A constant presence in the Canton First United Methodist community has died, but those close to him say that he will be remembered for his devotion to both his family and the church.

Donigan Dean Towers lll, a member and volunteer with Canton First United Methodist Church and Marine Corps veteran, died at age 75 Aug. 6 at Northside Hospital Cherokee.

Towers was a husband, a father, grandfather, brother, and uncle.

“He was very devoted to his family and church,” said Teresa Davis, his daughter. “He was very involved with his children and grandchildren. Every sport, event, or function, he was always there. He was just a great guy and he will be very missed.”

Towers was born in Rome, but grew up in Canton and lived in the city for the majority of his life. He played football at Cherokee High School. Davis said In high school, her father’s coach began calling him “Deacon Don” because of his leadership. This nickname stuck with Towers the rest of his life. Coincidentally, Towers would eventually become a deacon at Canton First United Methodist Church, Davis said.

Towers spent around 15 years at the church, teaching and mentoring youth with his wife, Virginia Towers. The two, along with local youth groups, would also work over the summer to help residents who were homebound with yard and house work, Davis said. Towers also took part in the church’s annual Cherokee Thanksgiving, which feeds about 2,000 people in Cherokee and Pickens counties.

John Holloway, youth pastor at Canton First United Methodist Church, said it was an honor to work with Towers.

“Working with Don Towers was a complete joy because he was always willing to give his time, his talents, and his life experiences to serve the youth in our church,” he said. “Whether he was leading a class, leading a breakfast club before school, working with a small group of students to do light construction for someone in need, or spending time in our youth ministry staff office making sure we were okay, he was always leading with a servant’s heart.”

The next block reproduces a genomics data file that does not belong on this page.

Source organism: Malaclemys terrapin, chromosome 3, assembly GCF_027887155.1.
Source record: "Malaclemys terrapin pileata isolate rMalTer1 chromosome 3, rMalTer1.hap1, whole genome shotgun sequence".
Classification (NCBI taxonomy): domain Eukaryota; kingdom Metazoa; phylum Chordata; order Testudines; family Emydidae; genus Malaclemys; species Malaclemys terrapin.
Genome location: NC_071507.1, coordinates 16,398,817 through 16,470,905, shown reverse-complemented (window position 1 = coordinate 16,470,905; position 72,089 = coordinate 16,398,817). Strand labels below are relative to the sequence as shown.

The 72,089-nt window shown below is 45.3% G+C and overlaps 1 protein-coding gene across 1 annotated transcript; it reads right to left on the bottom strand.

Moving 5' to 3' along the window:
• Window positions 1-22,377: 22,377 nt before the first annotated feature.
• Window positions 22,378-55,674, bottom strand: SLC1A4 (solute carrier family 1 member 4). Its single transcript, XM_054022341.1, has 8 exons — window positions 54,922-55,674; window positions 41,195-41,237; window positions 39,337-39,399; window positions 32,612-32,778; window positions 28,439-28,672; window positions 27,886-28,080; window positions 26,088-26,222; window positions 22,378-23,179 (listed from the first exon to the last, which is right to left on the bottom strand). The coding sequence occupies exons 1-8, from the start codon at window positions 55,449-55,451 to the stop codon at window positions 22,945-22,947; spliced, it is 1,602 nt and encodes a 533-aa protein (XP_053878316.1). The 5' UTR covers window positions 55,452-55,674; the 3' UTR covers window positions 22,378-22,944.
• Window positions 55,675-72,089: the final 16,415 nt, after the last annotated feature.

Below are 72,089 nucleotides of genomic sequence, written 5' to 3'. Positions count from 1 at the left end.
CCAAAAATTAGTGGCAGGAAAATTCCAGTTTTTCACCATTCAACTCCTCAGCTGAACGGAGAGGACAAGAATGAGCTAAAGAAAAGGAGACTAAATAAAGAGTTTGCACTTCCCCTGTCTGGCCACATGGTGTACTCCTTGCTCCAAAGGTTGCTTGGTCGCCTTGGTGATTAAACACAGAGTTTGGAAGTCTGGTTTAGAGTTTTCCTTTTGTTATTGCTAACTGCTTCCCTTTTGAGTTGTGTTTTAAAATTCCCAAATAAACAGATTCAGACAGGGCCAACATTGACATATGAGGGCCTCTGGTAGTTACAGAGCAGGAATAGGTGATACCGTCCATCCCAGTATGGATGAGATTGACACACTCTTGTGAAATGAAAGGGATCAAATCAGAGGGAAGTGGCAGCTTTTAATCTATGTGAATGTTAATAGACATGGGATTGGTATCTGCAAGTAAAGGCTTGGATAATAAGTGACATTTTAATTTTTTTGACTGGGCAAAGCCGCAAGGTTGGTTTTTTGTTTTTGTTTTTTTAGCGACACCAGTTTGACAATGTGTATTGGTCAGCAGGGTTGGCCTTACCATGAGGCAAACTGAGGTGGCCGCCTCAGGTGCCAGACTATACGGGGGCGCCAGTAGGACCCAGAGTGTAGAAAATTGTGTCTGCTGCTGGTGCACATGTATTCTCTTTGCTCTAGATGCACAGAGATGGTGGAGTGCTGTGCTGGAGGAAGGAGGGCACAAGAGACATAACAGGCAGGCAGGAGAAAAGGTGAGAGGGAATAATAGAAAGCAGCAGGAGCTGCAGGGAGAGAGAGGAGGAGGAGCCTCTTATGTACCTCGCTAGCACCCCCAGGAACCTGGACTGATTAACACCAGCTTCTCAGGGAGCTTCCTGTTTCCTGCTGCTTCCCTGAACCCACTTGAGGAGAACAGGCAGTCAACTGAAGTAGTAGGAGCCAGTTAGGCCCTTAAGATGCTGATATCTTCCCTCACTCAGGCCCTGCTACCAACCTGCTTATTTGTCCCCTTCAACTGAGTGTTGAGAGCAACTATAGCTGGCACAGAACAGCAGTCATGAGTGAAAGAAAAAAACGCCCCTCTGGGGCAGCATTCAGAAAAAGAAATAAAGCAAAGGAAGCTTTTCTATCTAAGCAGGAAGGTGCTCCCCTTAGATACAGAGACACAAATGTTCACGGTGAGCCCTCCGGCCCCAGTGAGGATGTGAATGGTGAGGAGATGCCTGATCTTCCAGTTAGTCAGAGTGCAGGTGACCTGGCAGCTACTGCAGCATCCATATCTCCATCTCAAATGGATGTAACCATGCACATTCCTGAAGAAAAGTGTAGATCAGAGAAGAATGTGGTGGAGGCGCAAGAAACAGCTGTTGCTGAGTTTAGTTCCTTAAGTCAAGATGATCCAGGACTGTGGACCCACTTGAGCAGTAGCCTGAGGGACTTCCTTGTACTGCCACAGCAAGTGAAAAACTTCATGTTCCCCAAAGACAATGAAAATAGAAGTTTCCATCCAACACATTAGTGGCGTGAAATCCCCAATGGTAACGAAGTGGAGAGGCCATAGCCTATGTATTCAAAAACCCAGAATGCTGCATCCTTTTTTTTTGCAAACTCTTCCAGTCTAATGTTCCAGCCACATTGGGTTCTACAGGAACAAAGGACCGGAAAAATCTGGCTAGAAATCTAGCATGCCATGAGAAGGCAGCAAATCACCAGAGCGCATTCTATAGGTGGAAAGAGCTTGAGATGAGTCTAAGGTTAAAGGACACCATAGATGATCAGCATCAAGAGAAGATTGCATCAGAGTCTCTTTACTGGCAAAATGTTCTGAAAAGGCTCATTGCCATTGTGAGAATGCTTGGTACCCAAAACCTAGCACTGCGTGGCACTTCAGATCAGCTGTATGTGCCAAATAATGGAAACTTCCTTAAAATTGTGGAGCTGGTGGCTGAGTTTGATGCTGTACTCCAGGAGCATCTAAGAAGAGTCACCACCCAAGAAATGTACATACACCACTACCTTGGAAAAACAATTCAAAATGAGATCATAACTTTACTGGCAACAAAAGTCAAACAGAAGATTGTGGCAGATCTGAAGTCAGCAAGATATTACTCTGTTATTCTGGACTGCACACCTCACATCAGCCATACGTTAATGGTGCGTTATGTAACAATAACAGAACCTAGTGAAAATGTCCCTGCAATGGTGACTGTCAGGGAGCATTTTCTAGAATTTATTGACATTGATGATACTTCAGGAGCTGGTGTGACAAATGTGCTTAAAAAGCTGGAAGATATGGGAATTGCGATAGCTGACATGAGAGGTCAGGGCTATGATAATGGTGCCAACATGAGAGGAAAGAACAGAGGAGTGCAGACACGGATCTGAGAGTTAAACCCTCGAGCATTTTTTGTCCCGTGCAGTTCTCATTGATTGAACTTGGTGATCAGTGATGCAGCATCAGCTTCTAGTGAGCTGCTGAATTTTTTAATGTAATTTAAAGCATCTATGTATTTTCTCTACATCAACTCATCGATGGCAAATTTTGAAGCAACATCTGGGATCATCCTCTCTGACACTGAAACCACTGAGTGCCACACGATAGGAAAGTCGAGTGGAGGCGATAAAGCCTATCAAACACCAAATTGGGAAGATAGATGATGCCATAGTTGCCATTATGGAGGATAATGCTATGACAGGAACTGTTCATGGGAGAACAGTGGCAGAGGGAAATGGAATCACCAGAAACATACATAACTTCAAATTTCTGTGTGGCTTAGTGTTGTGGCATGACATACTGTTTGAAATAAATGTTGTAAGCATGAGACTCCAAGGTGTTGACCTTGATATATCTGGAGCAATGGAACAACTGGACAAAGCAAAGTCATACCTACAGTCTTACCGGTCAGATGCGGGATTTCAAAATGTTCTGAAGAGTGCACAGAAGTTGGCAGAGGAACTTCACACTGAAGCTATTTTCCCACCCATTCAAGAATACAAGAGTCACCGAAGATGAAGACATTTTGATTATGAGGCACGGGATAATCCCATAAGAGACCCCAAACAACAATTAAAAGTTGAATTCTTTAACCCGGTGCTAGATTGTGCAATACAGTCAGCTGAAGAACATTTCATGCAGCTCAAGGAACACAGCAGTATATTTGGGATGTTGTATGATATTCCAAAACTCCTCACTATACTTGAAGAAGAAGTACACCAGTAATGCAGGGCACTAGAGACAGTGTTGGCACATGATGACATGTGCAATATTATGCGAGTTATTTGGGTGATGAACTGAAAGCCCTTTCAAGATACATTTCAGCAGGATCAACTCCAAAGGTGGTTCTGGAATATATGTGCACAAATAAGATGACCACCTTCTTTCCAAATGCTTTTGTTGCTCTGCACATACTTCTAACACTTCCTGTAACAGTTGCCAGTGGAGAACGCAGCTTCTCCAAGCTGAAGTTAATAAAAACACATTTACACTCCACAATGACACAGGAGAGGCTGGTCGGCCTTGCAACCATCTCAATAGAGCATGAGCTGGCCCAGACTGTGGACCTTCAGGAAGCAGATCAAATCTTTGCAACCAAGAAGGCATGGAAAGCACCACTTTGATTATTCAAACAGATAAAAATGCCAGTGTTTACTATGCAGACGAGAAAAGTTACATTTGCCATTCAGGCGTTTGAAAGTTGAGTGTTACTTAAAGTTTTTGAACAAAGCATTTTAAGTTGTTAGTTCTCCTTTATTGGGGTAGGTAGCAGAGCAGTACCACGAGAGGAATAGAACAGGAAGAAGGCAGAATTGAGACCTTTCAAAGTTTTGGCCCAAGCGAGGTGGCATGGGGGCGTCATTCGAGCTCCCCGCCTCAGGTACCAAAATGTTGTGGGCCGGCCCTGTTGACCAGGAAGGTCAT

Holloway added that he will remember Towers as one of the kindest, most humble, caring, and loyal friends a person could have.

Aside from his church service in the community, he served in the U.S. Marines from 1964 to 1972. He was a Purple Heart and Bronze Star recipient.

Davis said her father wanted to make the Marine Corps his career, but that career was cut short when he stepped on a landmine in Vietnam, and lost one of his legs.

“Back in the day when he got hurt, prosthetics weren’t what they are today,” Davis said. “They told him he would have to sit behind a desk the rest of his life, so he took early retirement and went into the construction industry.”

Towers used a prosthetic leg the remainder of his life.

“This didn’t bother him though, and it was actually the brunt of a lot of his jokes,” she said. “He was still just as active as if he had two legs.”

During his free time, Towers loved to go to Georgia Tech football games, and was an avid golfer, Davis said.

A memorial service was held Saturday at Canton First United Methodist Church. Private interment was held at Georgia National Cemetery Monday.


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